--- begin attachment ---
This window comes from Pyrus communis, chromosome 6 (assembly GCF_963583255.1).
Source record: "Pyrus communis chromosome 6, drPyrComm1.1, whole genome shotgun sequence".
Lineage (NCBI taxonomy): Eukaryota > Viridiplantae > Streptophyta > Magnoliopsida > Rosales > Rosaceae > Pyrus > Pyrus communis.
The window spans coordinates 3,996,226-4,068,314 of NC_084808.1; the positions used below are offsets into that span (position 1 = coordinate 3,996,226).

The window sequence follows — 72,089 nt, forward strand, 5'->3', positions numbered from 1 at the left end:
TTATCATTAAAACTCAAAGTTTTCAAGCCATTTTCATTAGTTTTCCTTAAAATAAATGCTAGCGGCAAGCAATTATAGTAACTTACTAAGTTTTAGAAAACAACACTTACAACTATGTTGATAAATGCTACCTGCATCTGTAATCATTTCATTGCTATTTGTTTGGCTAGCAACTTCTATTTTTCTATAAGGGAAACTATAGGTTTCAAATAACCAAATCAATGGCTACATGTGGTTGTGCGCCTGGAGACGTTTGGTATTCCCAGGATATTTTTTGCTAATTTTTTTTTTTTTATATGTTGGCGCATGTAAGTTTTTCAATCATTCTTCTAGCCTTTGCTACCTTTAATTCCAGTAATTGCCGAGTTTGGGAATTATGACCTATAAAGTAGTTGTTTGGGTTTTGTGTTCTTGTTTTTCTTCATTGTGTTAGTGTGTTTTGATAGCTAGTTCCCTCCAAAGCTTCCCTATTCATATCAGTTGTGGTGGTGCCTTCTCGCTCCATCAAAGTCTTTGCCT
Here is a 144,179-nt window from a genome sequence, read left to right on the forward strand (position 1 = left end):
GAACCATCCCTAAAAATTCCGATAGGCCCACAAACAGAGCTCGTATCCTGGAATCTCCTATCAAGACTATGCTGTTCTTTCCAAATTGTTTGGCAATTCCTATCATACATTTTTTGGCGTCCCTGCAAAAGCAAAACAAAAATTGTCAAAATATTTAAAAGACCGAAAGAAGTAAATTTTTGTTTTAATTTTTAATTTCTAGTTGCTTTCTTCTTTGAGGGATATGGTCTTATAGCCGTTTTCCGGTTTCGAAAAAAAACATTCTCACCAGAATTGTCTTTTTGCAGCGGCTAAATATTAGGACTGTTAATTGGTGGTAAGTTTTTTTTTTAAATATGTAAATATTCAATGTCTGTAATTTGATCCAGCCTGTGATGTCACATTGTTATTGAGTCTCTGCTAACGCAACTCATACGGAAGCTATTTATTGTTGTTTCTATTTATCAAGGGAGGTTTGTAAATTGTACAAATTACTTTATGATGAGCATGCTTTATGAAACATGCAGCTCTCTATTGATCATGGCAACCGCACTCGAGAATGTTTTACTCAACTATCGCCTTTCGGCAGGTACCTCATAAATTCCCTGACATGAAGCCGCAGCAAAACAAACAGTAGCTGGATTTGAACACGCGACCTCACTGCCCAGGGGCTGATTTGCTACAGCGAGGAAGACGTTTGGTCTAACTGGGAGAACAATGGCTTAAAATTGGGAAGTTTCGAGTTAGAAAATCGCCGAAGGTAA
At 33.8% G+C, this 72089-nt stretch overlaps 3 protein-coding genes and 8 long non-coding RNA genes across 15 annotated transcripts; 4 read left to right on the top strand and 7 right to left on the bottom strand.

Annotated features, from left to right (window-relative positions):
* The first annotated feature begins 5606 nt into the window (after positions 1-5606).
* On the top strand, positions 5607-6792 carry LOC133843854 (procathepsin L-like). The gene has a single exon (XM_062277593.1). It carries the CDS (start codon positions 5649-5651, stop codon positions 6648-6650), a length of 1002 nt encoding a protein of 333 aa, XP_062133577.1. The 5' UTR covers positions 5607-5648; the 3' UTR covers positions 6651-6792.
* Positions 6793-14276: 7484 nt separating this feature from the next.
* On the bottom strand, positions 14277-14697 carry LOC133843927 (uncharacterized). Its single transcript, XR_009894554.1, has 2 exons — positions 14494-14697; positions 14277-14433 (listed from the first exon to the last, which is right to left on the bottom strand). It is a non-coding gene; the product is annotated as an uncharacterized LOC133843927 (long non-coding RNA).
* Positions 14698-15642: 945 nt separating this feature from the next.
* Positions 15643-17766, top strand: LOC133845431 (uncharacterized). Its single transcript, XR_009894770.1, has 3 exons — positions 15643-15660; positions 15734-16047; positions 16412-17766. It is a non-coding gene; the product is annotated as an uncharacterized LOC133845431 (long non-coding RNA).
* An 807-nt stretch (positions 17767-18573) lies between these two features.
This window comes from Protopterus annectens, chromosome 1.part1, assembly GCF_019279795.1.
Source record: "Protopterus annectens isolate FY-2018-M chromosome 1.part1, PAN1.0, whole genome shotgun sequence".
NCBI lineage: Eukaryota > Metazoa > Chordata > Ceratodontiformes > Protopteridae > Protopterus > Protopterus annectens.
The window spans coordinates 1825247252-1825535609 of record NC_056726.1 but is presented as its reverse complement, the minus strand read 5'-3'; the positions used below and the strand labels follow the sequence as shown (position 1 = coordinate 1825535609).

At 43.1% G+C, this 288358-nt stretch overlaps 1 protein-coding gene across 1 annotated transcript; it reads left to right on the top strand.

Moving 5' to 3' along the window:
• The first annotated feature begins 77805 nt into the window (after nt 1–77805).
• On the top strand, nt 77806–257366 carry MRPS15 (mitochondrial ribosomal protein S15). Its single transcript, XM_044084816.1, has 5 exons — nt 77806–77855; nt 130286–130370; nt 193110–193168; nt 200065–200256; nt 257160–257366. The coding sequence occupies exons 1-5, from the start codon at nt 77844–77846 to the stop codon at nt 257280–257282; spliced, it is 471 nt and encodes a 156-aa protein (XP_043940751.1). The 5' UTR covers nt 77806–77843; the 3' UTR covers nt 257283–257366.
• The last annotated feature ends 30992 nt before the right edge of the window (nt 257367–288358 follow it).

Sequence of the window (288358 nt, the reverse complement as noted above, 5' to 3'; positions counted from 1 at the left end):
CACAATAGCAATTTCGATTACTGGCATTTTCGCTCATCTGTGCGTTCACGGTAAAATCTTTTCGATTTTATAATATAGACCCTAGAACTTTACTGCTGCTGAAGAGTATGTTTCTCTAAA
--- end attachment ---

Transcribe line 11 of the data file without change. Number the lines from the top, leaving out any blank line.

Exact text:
* The first annotated feature begins 5606 nt into the window (after positions 1-5606).